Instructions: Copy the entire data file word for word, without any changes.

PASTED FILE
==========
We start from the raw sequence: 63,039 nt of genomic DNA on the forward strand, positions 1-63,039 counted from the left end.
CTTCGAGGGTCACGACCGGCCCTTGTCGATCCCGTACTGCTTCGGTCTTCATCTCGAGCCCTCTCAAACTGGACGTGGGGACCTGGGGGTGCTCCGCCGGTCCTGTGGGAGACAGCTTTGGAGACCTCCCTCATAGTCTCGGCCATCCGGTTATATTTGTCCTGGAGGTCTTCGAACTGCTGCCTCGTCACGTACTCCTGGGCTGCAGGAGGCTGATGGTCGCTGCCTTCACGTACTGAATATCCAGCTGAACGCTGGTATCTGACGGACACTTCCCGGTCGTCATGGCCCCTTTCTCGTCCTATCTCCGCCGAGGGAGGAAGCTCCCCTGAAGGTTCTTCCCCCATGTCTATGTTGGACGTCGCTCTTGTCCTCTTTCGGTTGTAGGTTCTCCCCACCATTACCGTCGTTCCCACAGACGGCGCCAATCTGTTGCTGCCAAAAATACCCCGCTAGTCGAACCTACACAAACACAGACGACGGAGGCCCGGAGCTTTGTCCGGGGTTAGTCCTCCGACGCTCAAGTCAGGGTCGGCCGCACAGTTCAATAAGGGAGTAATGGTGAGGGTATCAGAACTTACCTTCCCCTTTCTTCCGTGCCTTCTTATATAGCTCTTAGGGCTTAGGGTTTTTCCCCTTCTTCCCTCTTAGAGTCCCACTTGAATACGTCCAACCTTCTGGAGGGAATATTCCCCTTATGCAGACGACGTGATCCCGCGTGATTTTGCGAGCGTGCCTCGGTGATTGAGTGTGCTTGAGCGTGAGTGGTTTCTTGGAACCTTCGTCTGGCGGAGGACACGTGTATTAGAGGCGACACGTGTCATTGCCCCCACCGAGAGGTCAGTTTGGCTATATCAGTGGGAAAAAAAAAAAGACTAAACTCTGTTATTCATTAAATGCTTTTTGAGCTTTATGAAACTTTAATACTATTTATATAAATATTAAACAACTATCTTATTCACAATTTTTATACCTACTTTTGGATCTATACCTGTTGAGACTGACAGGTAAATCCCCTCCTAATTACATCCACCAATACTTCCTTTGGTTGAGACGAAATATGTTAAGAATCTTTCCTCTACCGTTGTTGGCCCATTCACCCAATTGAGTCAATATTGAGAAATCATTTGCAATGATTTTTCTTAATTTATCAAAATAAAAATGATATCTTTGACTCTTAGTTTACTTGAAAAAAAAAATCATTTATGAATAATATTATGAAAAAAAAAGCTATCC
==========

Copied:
We start from the raw sequence: 63,039 nt of genomic DNA on the forward strand, positions 1-63,039 counted from the left end.
CTTCGAGGGTCACGACCGGCCCTTGTCGATCCCGTACTGCTTCGGTCTTCATCTCGAGCCCTCTCAAACTGGACGTGGGGACCTGGGGGTGCTCCGCCGGTCCTGTGGGAGACAGCTTTGGAGACCTCCCTCATAGTCTCGGCCATCCGGTTATATTTGTCCTGGAGGTCTTCGAACTGCTGCCTCGTCACGTACTCCTGGGCTGCAGGAGGCTGATGGTCGCTGCCTTCACGTACTGAATATCCAGCTGAACGCTGGTATCTGACGGACACTTCCCGGTCGTCATGGCCCCTTTCTCGTCCTATCTCCGCCGAGGGAGGAAGCTCCCCTGAAGGTTCTTCCCCCATGTCTATGTTGGACGTCGCTCTTGTCCTCTTTCGGTTGTAGGTTCTCCCCACCATTACCGTCGTTCCCACAGACGGCGCCAATCTGTTGCTGCCAAAAATACCCCGCTAGTCGAACCTACACAAACACAGACGACGGAGGCCCGGAGCTTTGTCCGGGGTTAGTCCTCCGACGCTCAAGTCAGGGTCGGCCGCACAGTTCAATAAGGGAGTAATGGTGAGGGTATCAGAACTTACCTTCCCCTTTCTTCCGTGCCTTCTTATATAGCTCTTAGGGCTTAGGGTTTTTCCCCTTCTTCCCTCTTAGAGTCCCACTTGAATACGTCCAACCTTCTGGAGGGAATATTCCCCTTATGCAGACGACGTGATCCCGCGTGATTTTGCGAGCGTGCCTCGGTGATTGAGTGTGCTTGAGCGTGAGTGGTTTCTTGGAACCTTCGTCTGGCGGAGGACACGTGTATTAGAGGCGACACGTGTCATTGCCCCCACCGAGAGGTCAGTTTGGCTATATCAGTGGGAAAAAAAAAAAGACTAAACTCTGTTATTCATTAAATGCTTTTTGAGCTTTATGAAACTTTAATACTATTTATATAAATATTAAACAACTATCTTATTCACAATTTTTATACCTACTTTTGGATCTATACCTGTTGAGACTGACAGGTAAATCCCCTCCTAATTACATCCACCAATACTTCCTTTGGTTGAGACGAAATATGTTAAGAATCTTTCCTCTACCGTTGTTGGCCCATTCACCCAATTGAGTCAATATTGAGAAATCATTTGCAATGATTTTTCTTAATTTATCAAAATAAAAATGATATCTTTGACTCTTAGTTTACTTGAAAAAAAAAATCATTTATGAATAATATTATGAAAAAAAAAGCTATCC